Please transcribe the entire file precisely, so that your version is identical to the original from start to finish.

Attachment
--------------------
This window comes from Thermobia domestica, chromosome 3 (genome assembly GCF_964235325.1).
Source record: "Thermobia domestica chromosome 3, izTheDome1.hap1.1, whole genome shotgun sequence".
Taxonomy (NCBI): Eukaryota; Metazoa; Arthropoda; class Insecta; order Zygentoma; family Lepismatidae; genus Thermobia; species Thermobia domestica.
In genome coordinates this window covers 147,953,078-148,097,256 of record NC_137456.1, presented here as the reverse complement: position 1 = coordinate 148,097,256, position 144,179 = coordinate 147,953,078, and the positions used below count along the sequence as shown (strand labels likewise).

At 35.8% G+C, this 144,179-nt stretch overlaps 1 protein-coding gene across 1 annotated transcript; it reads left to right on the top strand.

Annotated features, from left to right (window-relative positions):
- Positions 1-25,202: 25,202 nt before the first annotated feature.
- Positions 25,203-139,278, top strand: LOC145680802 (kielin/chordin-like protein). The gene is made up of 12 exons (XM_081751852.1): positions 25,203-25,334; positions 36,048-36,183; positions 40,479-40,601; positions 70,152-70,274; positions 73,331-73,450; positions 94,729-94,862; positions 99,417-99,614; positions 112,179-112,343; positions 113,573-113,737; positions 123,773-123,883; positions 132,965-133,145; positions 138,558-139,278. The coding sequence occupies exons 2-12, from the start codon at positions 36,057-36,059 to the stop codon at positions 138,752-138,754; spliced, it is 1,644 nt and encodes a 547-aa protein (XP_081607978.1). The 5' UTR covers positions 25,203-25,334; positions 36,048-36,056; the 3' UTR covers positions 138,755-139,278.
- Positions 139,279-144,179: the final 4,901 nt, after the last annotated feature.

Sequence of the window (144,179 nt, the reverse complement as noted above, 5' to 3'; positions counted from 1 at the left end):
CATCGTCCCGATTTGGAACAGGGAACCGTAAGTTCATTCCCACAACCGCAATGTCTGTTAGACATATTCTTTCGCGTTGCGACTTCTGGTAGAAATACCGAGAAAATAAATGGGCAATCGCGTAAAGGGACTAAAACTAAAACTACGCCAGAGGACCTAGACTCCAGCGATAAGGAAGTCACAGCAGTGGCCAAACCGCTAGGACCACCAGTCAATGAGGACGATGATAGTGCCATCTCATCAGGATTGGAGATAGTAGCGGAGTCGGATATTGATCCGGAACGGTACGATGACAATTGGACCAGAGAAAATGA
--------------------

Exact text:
This window comes from Thermobia domestica, chromosome 3 (genome assembly GCF_964235325.1).
Source record: "Thermobia domestica chromosome 3, izTheDome1.hap1.1, whole genome shotgun sequence".
Taxonomy (NCBI): Eukaryota; Metazoa; Arthropoda; class Insecta; order Zygentoma; family Lepismatidae; genus Thermobia; species Thermobia domestica.
In genome coordinates this window covers 147,953,078-148,097,256 of record NC_137456.1, presented here as the reverse complement: position 1 = coordinate 148,097,256, position 144,179 = coordinate 147,953,078, and the positions used below count along the sequence as shown (strand labels likewise).

At 35.8% G+C, this 144,179-nt stretch overlaps 1 protein-coding gene across 1 annotated transcript; it reads left to right on the top strand.

Annotated features, from left to right (window-relative positions):
- Positions 1-25,202: 25,202 nt before the first annotated feature.
- Positions 25,203-139,278, top strand: LOC145680802 (kielin/chordin-like protein). The gene is made up of 12 exons (XM_081751852.1): positions 25,203-25,334; positions 36,048-36,183; positions 40,479-40,601; positions 70,152-70,274; positions 73,331-73,450; positions 94,729-94,862; positions 99,417-99,614; positions 112,179-112,343; positions 113,573-113,737; positions 123,773-123,883; positions 132,965-133,145; positions 138,558-139,278. The coding sequence occupies exons 2-12, from the start codon at positions 36,057-36,059 to the stop codon at positions 138,752-138,754; spliced, it is 1,644 nt and encodes a 547-aa protein (XP_081607978.1). The 5' UTR covers positions 25,203-25,334; positions 36,048-36,056; the 3' UTR covers positions 138,755-139,278.
- Positions 139,279-144,179: the final 4,901 nt, after the last annotated feature.

Sequence of the window (144,179 nt, the reverse complement as noted above, 5' to 3'; positions counted from 1 at the left end):
CATCGTCCCGATTTGGAACAGGGAACCGTAAGTTCATTCCCACAACCGCAATGTCTGTTAGACATATTCTTTCGCGTTGCGACTTCTGGTAGAAATACCGAGAAAATAAATGGGCAATCGCGTAAAGGGACTAAAACTAAAACTACGCCAGAGGACCTAGACTCCAGCGATAAGGAAGTCACAGCAGTGGCCAAACCGCTAGGACCACCAGTCAATGAGGACGATGATAGTGCCATCTCATCAGGATTGGAGATAGTAGCGGAGTCGGATATTGATCCGGAACGGTACGATGACAATTGGACCAGAGAAAATGA